New in Jomres 10.2 is a feature that I'm calling Data Sources.
How did I arrive at this feature? Well, it's a bit of a long story.
Autocomplete features are popular on booking websites. See for example the "Where are you going" input field on booking.com. Type the name of a town, city or country in there and you'll see a response that autopopulates that field and makes searching simpler.
I'm not really a fan of these types of inputs for all booking sites because they involve a certain amount of guesswork on the part of the site visitor. For booking.com it works because quite frankly they've got something everywhere. For smaller site users the likely results are going to be a little more hit and miss. Another reason I'm not a fan is that every character that's typed in the input field requires an ajax call and one or more database queries while the server searches for matching responses. It works, but it's not always the fastest way of doing things (plus it's a performance hit).
Nevertheless, clients like the feature.
So....what to do?
Well, for years Jomres has had some autocomplete functionality in older search modules and indeed when I created the new Search Widget plugins I ported that functionality into the Search Widget functionality but in truth I don't like it and I don't think it works very well. I really wanted to avoid constantly making queries to find published property towns, cities and countries.
Enter "Data Sources"
Honestly, it's a bit of a crap name for the feature, but at the time I was thinking about making it work and potential implications for it's use rather than finding a really good name for it so that's what we've got. Suck it up, soldier.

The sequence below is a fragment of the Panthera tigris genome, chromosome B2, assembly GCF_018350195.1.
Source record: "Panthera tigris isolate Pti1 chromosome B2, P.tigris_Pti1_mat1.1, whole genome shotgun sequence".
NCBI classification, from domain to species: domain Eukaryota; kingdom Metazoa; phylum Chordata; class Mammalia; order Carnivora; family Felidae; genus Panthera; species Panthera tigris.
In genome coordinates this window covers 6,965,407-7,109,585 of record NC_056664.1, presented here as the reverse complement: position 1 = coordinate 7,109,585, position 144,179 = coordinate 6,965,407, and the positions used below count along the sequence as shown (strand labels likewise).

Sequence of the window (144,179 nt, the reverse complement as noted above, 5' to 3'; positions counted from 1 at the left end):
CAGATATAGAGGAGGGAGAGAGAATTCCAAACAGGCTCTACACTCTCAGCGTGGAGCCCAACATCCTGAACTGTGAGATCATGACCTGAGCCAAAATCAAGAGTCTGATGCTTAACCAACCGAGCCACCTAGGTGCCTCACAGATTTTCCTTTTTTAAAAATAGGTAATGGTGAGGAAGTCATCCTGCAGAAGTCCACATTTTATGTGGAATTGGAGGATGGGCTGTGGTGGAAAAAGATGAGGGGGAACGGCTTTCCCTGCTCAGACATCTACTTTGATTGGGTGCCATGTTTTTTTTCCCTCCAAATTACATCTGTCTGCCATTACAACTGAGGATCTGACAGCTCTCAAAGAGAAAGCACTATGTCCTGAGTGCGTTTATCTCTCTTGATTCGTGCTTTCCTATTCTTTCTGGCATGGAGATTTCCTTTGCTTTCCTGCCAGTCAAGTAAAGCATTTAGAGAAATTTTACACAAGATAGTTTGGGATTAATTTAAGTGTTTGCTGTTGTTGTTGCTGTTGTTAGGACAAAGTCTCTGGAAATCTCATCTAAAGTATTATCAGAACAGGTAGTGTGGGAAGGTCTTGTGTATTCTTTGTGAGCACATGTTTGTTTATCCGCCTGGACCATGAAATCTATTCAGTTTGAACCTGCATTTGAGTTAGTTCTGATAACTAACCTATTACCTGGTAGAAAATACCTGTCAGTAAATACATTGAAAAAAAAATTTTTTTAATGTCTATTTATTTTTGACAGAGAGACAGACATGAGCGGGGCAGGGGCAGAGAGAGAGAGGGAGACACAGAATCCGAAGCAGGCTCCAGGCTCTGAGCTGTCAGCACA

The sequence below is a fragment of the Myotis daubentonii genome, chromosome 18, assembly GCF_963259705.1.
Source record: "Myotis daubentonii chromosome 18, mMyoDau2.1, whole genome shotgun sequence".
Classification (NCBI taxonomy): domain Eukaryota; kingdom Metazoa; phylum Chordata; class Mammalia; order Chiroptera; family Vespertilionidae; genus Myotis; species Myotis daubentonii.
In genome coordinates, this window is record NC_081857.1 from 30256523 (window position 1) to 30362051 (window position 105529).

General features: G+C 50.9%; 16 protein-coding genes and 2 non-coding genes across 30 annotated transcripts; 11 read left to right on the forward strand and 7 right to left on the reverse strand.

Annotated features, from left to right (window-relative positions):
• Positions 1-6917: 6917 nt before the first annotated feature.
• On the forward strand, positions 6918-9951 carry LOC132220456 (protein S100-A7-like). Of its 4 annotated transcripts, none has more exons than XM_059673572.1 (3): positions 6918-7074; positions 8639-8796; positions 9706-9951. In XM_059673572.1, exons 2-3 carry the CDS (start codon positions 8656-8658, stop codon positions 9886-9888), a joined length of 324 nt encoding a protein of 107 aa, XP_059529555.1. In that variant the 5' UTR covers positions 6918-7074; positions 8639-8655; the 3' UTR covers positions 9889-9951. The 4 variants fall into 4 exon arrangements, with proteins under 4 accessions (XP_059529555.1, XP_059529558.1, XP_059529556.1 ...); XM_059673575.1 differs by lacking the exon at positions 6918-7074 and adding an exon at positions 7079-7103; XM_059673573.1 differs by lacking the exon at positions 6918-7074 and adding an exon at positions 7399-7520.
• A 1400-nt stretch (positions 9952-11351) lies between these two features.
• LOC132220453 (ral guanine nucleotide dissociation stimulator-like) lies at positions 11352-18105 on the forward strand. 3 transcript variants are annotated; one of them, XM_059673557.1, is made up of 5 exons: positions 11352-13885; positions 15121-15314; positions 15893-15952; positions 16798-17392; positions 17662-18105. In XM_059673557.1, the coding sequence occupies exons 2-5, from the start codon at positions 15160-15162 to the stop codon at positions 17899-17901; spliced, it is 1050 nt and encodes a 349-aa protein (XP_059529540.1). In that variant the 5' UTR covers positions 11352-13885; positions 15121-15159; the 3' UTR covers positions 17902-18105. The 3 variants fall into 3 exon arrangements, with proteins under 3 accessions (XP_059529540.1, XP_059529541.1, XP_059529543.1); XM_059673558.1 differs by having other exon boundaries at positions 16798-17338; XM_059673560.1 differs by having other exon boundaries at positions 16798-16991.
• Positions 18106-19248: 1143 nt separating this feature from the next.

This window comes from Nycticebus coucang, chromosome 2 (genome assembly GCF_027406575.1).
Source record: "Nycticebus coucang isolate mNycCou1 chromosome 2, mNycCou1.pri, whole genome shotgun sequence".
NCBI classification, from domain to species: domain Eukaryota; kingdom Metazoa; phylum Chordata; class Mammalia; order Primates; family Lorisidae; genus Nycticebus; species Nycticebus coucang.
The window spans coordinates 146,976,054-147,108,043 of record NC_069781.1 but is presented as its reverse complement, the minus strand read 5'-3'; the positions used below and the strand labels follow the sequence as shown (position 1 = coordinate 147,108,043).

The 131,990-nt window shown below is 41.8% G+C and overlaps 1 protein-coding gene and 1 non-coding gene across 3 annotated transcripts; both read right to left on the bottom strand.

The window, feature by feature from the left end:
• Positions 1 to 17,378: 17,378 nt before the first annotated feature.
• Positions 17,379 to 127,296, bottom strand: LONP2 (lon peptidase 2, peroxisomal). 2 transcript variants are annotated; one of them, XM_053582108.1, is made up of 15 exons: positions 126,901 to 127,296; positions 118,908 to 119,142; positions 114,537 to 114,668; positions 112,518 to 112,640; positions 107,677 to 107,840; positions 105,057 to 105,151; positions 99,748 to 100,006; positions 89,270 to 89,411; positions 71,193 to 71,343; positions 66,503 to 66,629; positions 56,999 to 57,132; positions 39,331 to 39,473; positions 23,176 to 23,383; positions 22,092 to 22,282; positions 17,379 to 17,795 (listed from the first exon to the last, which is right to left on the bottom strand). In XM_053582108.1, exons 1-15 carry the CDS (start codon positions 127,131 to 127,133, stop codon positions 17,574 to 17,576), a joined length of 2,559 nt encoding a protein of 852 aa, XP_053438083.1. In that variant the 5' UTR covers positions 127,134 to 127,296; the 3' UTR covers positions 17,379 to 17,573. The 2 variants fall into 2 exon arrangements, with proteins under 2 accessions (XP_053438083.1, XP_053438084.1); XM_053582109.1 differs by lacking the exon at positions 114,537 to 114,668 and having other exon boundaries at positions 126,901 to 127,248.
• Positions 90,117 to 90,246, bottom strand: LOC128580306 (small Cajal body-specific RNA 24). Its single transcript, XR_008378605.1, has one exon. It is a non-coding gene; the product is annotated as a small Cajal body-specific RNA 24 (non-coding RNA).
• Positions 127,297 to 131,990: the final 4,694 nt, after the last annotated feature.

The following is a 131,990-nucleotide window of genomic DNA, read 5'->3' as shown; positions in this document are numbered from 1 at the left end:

Currently, every time a dropdown for a search form for country, region or town is generated in Jomres this dropdown is populated from results of search queries. It's done this way to ensure that the countries/regions/towns in the dropdowns are from fresh data. As a user, to me there's nothing more infuriating than visiting a website, being offered a dropdown to find something on their site, selecting an option and doing the search just to be told "Sorry, there were no results". To me it stinks of unprofessionalism, poor coding and really sloppy attempts at gaming SEO. If you want to please Google, that's great but if you're just annoying your site visitors, what's the point?
What I really wanted to do was build a better store of the information that's used to build these dropdowns that didn't have the database/network hit but was still blazingly fast.
Here's what we've got so far. Data Sources used by the new autocomplete functionality found in the Search Widget plugin that will be released when Jomres 10.2 is released. Type in text such as Th (for Thailand) and you'll see that the autocomplete results are returned very quickly.
Data Sources is, at it's heart, a cache of town, region and country names. The data is generated automatically when Jomres notices that the relevant data source files don't exist and then every time a property is added, updated or removed this data is refreshed by the webhook watcher feature in Jomres. This cache is sensitive to the currently active language so different languages will have different locales available.
The feature creates new cache files in the jomres/temp directory which can then be accessed by other functionality. For example, on the Jomres Joomla 4 development server these are the files created :
Right now just the autocomplete functionality (food for another blog post) uses this data however when time allows I'll modify the search widget plugin to use it too which will be a performance saving. The really nice thing about this feature is that A the data is kept fresh by the webhook watcher, and B because the data's in JSON format in documented files you could create your own search functionality that uses that data without needing to hook into the Jomres framework if you don't want to.
There is also scope for extending the Data Sources functionality to include room types, property types etc too but I'll wait to see if they're needed.
So ends my first Technical Blog post. I hope that the information here has tickled your technical itch and you get something out of it.
- Created on .